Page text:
Many people find their way to our website by searching using keywords such as ‘maximising age pension’ or ‘increasing centrelink payments’. In my face-to-face encounters or phone calls, getting the most out of government payments is regularly discussed. I thought l’d outline some of the strategies that are considered. While there are more, these are the most common ones.
Before discussing the few remaining strategies that can be used to increase government income support, let’s have a look at two strategies that were available previously, that I still get questions about today:
- Annuities – These income stream products were used regularly up until 20th September 2004. Until this time, any amount used to purchase a ‘complying annuity’ (that is, one that met a range of criteria around investment terms and residual capital value) was exempt from the Assets Test. They were a regular part of many people’s retirement planning, although now with money invested fully assessable under the Assets Test and often inaccessible as a lump sum they are no longer any significant benefit for pension purposes.
- Family Trusts and Private Companies – From 1st January 2002 assets held in these entities came under the governments microscope. Prior to this, people who held their assets under trust or company structures often received greater pension entitlements as these assets may have been excluded from the Assets Test. The change in legislation in 2002 now sees people who hold assets in these entities often treated exactly the same as if they held the assets themselves. That is, there may be no significant advantage to having these structures in place for maximising government benefits.
These rule changes in my view were entirely fair. Essentially people with the same amount of assets now receive the same amount of government support, regardless of how they have their assets structured.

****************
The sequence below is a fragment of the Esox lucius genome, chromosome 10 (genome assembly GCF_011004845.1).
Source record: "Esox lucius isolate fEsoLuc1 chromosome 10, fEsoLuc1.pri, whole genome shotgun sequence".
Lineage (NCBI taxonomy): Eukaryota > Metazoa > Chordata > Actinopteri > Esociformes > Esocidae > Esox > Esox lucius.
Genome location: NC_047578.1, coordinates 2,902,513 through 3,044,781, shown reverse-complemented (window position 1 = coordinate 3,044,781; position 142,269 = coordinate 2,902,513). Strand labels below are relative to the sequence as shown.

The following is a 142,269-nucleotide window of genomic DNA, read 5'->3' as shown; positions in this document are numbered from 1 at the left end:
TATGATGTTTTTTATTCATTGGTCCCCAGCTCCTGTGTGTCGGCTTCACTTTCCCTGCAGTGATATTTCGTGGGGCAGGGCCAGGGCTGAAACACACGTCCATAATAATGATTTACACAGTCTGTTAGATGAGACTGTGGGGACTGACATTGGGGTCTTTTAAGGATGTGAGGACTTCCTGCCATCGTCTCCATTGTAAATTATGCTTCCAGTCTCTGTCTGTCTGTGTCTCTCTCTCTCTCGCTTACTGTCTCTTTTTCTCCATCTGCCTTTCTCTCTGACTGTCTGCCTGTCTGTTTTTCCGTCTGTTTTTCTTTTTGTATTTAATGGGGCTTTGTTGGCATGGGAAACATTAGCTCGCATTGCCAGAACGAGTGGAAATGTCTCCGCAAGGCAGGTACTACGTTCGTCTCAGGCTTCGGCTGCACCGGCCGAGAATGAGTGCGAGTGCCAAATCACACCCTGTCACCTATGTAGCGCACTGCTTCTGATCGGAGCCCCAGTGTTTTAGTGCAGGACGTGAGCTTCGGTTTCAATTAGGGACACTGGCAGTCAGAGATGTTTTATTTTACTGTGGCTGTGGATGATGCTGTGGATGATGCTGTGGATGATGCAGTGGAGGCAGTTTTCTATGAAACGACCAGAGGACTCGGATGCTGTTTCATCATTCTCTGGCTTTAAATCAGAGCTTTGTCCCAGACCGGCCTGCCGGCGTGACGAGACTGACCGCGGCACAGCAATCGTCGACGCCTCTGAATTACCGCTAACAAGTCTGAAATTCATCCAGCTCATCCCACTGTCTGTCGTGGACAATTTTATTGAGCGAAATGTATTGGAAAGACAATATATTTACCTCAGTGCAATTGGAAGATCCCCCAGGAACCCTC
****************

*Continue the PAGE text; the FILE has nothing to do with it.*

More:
So What’s Left?
Perhaps the simple answer is – not much. The above strategies could be implemented with many hundreds of thousands of dollars, making them very popular and very effective at improving government entitlements.
The remaining strategies can be split into 2 categories:
- Strategies that everyone can consider; and
- Strategies that those meeting certain criteria can consider.
The strategies that everyone can consider have negligible impact on the amount of pension payments you can receive, and as such, may not be worth the effort:
- Gifting – up to $10,000 can be given away per financial year, up to a maximum of $30,000 in a 5 year period. This $10,000 no longer counts as an asset. I have discussed the concept of gifting in a previous article “I’m Only Allowed To Give Away $10,000!
- Funeral Planning – either up to $13,500 can be placed into a Funeral Bond or a pre-paid funeral plan can be purchased. These assets are exempt from the Assets and Income Tests. These can make sense for more reasons than just maximising pension entitlements.
There are a couple of other strategies that could be considered by people in particular situations:
- Pensioners with younger spouses – Money invested in superannuation for those under Age Pension age is exempt from Centrelink/DVA assessment. Therefore, if you are of pension age, and your spouse isn’t yet, there may be benefit in transferring assets to their superannuation. Bear in mind, this will only be beneficial until the younger spouse turns Age Pension age, and probably requires planning before either of you turn Age Pension age.
- Income Stream Payments – People who have higher incomes that preclude them from pension entitlements may find that income from an Account-Based Pension is treated more favourably than deemed income on the same investments. Account – Based Pension payments include a capital component that is exempt from the Income Test.
As you can see, this can be a complex area requiring financial advice. If you would like to increase your pension entitlement, or find yourself ‘just over the Asset or Income Test limits’, talk to us today for expert advice on your options.